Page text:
The Madagascan market:


Restricted access to supermarkets and hypermarkets


The average income of Madagascan consumers remains modest. Of a total of 16 million inhabitants, 70% live below the poverty line. Consumers saw the price of their average shopping basket increase by 13% in 2002, largely as a result of the sudden inflation prompted by the crisis that hit the island between January and July of that year. Moreover, Madagascans remain attached to their local grocers.


Supermarkets and hypermarkets account for just 3-5% of the national market, compared with 30% of the market in the capital, Antananarivo. Indeed, the capital city accounts for half of the country’s super- and hypermarket sector. Only the privileged classes (700,000 of Antananarivo’s two million residents) earn enough money to shop in supermarkets on a regular basis. The vast majority only go there very occasionally, generally to take advantage of a special promotion they have seen advertised.








The major players


Foreign companies


Score Cora: Headquartered in the Réunion Islands, Vindémia arrived in Madagascar at the beginning of the 1990s. Today the company operates one Cora hypermarket and two Score supermarkets, and payrolls 600 employees. With annual sales worth €525m, Vindémia dominates the Madagascan market. Before the 2002 economic and political crisis, its Cora hypermarket enjoyed a 10% market share in the country’s capital city, Antananarivo.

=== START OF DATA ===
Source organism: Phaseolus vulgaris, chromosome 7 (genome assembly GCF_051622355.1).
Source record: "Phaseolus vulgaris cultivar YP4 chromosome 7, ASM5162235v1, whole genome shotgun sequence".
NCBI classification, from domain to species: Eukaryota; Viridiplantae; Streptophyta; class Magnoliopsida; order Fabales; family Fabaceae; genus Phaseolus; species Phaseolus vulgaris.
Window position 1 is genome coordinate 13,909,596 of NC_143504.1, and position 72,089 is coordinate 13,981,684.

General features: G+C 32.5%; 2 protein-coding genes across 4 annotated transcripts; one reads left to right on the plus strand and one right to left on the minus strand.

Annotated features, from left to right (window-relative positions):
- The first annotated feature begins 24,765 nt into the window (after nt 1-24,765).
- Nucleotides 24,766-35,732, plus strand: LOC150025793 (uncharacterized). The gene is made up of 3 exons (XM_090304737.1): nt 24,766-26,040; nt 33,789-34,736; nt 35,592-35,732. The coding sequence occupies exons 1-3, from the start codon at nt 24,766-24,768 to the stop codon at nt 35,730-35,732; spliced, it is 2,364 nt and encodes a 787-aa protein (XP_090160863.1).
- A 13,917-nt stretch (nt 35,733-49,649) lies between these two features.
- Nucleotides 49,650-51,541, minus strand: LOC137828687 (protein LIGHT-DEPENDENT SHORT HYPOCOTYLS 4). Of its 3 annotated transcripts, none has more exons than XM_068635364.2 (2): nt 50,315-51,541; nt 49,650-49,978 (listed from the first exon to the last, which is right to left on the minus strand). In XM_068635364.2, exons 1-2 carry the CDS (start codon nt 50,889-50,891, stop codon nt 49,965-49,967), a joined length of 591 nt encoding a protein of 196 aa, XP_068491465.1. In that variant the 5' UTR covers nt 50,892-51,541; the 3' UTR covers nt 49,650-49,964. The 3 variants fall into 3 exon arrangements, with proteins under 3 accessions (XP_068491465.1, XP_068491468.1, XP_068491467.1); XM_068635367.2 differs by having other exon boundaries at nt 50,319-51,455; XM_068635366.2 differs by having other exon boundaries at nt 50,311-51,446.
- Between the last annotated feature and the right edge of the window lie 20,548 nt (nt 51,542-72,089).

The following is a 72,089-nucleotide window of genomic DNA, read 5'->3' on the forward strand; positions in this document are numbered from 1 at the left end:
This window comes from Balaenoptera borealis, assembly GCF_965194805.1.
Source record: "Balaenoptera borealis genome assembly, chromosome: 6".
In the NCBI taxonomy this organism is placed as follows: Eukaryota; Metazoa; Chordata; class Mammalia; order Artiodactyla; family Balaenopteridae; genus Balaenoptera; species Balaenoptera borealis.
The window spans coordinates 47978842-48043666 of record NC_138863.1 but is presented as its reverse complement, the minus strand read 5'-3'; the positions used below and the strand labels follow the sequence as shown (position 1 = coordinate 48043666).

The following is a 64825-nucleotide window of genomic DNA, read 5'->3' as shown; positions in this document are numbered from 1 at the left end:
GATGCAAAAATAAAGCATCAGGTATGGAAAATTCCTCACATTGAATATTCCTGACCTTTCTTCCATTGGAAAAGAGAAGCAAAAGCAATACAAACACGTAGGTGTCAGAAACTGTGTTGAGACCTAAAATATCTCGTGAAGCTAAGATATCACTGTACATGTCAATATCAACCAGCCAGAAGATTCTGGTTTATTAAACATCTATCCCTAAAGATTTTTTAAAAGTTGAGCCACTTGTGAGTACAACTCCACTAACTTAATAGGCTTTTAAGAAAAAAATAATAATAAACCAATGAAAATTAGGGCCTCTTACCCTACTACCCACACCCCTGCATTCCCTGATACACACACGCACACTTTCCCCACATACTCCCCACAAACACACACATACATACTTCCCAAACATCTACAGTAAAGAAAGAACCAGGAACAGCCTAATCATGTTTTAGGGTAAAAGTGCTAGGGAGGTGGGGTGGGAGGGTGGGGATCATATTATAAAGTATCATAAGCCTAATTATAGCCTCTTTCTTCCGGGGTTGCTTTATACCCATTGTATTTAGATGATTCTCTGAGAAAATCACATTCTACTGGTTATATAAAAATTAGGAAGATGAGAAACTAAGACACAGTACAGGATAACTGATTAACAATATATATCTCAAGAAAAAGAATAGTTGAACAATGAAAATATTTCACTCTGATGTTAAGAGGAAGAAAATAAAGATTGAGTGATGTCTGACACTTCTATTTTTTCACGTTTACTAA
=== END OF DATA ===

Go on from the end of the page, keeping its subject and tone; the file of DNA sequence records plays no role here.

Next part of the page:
Shoprite: The market leader in Africa, South Africa’s Shoprite acquired five Champion supermarkets at the end of 2002, each boasting sales space of 800-1000m2. Having imposed its own banner on the stores, Shoprite is now working to renovate them. Group turnover comes in at €2.6bn, of which 10% is generated in Africa, not including its home market of South Africa.


Leader Price: A franchise of French group Casino, Leader Price operates two supermarkets of 1100m2 in Madagascar.


Horizon: Chinese-backed Sogecoa opened a 4000m2 store in Antananarivo three years ago. With 7-8000 product lines, the company focuses primarily on goods imported from Asia.


One solitary domestic company…


Conquête: Owned by local traders, Conquête currently has just one store, of 1000m2.


Catherine Sleep translated this article from the French with the permission of its authors, French retail news service CAD.